15 Top Drone Experts Predict the Industry’s Next Big Development

The use of drones and unmanned air vehicles (UAVs) has exploded across the world over the last few years, with new innovations happening seemingly every day. Aerial filming has been the most popular use for drones for some decades, providing truly unique and agile ways of shooting that you really can’t do any other way. It has also formed the basis of a growing market for drones designed for private or personal use, with companies like DJI and Yuneec – backed with huge financial investment – dominating the marketplace.

But there are countless other applications for drones, with more being conceived every day. Farmers from Idaho to Indonesia are using them to aid with their crop intelligence; Amazon, along with other couriers, is close to completing deliveries with drones; and many other uses include in the police and military, remote maintenance, construction inspection, wildlife preservation, and of course, racing – the first US National Drone-Racing competition took place in California last year.

What’s been especially clear over the last year or two is the impact that the ever-growing popularity of drones is having as they inevitably come into contact with the rest of the world. Collisions with airliners, spying complaints, and hostility towards drones have created an important debate in the industry. The FAA in the US, along with other aviation authorities around the world, is still playing catch-up with a new industry that’s stopping for no-one.

The result is an industry still in its infancy, where inventive freedom is colliding with the need for regulation; one with an immense amount of enthusiasm and expertise behind it, but many challenges ahead of it. For this reason, we asked 15 leading experts in all fields of UAVs and UASs what they think 2016 holds for their industry.



Colin Snow | droneanalyst.com | @droneanalyst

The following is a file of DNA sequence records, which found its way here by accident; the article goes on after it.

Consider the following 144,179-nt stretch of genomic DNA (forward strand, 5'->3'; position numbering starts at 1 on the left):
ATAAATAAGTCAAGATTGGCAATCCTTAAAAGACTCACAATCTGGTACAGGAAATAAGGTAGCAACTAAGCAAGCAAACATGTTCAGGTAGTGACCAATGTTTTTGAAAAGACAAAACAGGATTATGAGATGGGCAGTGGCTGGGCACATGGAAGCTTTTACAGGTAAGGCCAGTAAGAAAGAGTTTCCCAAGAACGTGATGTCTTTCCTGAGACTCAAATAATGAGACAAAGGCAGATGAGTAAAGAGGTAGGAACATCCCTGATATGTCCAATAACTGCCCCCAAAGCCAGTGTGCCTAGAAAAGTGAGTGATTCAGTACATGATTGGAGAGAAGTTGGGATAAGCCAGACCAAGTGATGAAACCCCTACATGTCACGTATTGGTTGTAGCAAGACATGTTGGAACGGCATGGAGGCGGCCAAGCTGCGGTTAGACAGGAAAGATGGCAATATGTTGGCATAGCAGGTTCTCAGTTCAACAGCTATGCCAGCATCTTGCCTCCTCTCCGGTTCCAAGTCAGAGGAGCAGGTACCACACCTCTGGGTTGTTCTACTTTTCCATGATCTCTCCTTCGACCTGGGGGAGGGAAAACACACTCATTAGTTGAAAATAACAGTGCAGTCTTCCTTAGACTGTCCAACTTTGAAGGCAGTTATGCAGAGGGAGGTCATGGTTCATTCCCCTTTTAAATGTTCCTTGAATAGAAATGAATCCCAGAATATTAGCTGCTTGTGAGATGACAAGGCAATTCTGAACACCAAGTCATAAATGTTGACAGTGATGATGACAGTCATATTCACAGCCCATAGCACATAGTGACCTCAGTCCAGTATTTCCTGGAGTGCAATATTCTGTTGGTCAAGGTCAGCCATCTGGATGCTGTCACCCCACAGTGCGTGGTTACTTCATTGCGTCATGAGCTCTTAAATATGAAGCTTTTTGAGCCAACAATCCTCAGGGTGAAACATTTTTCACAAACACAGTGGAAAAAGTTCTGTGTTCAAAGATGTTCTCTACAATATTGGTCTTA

At the top of MarketWatch’s 2016 Predictions: The Six Tech Trends That Will Rule is the prediction that virtual reality (VR) will shine at the consumer level and augmented reality (AR) will continue to prove itself in the workplace. Virtual reality (VR) already has proven itself in video, and Trace is betting on that horse with immersive 360-degree applications for use in both commercial and consumer quadcopter drones. But the big money is in AR. Enterprise AR apps reduce workers’ reliance on laptops and tablets where they are cumbersome to use—like in dirty or tight spaces. AR glasses enable field service technicians with a hands-free solution that provides access to visualizations of job-critical information and expert knowledge. SAP has already led the field here. Inspection drones will only add to that benefit since the video feed to the technician is really no different from AR glasses.

Sally French| thedronegirl.com | @TheDroneGirl


Precision navigation -- I've recently been fascinated with the work PRENAV has been doing. It's going to be useful technology for entertainment purposes, like the shows we expect to see coming from Disney. But it's also useful for creating extremely precise maps and 3D reconstructions. It means drones will be able to move faster and more accurate to generate data we need to build structures, inspect power lines or really any other function you would use a drone for.

Matt Waite | mattwaite.com | @mattwaite